Review: Logitech Noise-cancelling headphones

MP3 players, Reviews

The Propaganda

Logitech only have three headphones in their current range, and these noise cancellation headphones are the serious ones. Their schtick is that they are designed to cancel out low-frequency noise, making them ideal for planes, trains and automobiles.

The Good

The headphones come in their own carry case, which also has space for a spare AAA battery (needed for the noise cancellation element) as well as an adapter for irritating airplanes that use the two pronged jacks.

The headphones themselves have cushioned ear pieces, making them comfortable for long periods of time. There is also a small switch to on the right earpiece, which turns on the noise neutralizing element. In the event of the battery running out, they can still be used as ordinary headphones. And if you don’t fancy listening to music, they can still be used to create a quieter environment.

As for whether they work or not, the answer depends on what you’re trying to drown out. Ambient noise like engines are almost entirely cut out, but random, sharp noise (like clapping) isn’t. Voices are also neutralised, so it’s handy to have a switch that can turn them into normal headphones – you wouldn’t want to try crossing the road with these on.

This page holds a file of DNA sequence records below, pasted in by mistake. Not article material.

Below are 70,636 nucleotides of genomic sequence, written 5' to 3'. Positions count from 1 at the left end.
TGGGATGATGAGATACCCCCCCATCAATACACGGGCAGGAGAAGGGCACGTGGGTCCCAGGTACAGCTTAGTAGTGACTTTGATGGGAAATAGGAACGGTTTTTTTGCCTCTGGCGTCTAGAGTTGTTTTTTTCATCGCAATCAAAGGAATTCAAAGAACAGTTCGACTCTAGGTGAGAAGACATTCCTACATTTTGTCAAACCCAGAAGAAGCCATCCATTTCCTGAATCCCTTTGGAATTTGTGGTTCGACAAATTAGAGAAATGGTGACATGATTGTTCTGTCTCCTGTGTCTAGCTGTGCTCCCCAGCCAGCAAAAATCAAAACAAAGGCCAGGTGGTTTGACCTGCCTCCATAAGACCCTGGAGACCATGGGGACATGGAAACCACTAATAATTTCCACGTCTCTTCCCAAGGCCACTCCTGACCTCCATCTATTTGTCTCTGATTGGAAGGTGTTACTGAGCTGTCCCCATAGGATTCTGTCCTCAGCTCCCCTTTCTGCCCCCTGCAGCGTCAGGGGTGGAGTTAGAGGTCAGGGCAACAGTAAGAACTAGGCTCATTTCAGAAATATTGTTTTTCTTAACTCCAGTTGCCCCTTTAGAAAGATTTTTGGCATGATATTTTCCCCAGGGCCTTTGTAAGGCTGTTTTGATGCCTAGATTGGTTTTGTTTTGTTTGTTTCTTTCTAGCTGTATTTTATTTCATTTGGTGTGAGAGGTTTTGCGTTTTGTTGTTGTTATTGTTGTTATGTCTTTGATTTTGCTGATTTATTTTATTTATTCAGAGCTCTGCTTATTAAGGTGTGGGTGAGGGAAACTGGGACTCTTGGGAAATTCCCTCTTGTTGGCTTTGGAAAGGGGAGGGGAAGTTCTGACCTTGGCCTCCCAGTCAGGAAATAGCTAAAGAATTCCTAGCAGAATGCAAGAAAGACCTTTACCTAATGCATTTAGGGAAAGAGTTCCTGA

The Bad

The main problem I personally found is that noise cancellation headphones make me nauseous. Seriously. Five minutes with these on, especially when there was no music on, was like spending an hour on a rollercoaster.  I believe the technical explanation is "something to do with middle ear mumble mumble white noise mumble mumble".

The headphones themselves are also inevitably pretty massive. On donning them, you’ll either feel like an air traffic controller, or someone who is *serious* about music.  The choice is yours.

In our opinion

There really isn’t anything that can go wrong with these. They do what they say, and then it’s left up to you whether it’s worth it. Personally, I don’t mind the odd rattle from the engine if the alternative is feeling ill. I’d use these exclusively for air travel, when the roar of the engine really is noisy, but I’d leave them at home for other journeys – they’re not terribly portable. Price wise they’re about £75, which is pricey compared to something like the Creative offering, which is about £30 cheaper.

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